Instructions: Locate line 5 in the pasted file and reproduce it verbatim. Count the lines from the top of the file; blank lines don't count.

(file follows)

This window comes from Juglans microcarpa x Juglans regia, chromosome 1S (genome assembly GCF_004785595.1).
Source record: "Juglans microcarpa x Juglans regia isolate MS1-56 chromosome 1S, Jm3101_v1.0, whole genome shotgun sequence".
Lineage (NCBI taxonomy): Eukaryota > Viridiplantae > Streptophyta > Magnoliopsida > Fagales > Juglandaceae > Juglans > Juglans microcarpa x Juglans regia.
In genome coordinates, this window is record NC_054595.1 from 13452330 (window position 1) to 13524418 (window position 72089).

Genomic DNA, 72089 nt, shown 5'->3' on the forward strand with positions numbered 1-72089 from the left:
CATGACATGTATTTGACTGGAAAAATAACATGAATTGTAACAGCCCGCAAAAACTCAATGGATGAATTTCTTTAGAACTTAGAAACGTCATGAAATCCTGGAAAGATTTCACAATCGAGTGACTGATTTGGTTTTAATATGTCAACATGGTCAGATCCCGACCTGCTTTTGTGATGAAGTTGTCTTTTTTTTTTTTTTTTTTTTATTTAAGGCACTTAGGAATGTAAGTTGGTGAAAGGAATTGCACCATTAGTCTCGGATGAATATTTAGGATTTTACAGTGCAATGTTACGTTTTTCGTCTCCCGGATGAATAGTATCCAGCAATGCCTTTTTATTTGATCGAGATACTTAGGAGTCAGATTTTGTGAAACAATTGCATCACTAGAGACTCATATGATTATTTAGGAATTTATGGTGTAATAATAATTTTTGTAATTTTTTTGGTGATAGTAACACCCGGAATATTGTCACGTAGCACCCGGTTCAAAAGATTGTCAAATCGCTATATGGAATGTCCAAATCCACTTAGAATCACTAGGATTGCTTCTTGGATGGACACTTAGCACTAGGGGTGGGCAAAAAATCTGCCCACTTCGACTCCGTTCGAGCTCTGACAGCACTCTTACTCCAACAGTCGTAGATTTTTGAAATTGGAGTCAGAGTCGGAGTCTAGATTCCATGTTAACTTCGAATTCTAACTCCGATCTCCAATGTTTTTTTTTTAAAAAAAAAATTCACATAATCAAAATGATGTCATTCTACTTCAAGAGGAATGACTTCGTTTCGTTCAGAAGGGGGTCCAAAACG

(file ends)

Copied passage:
Genomic DNA, 72089 nt, shown 5'->3' on the forward strand with positions numbered 1-72089 from the left: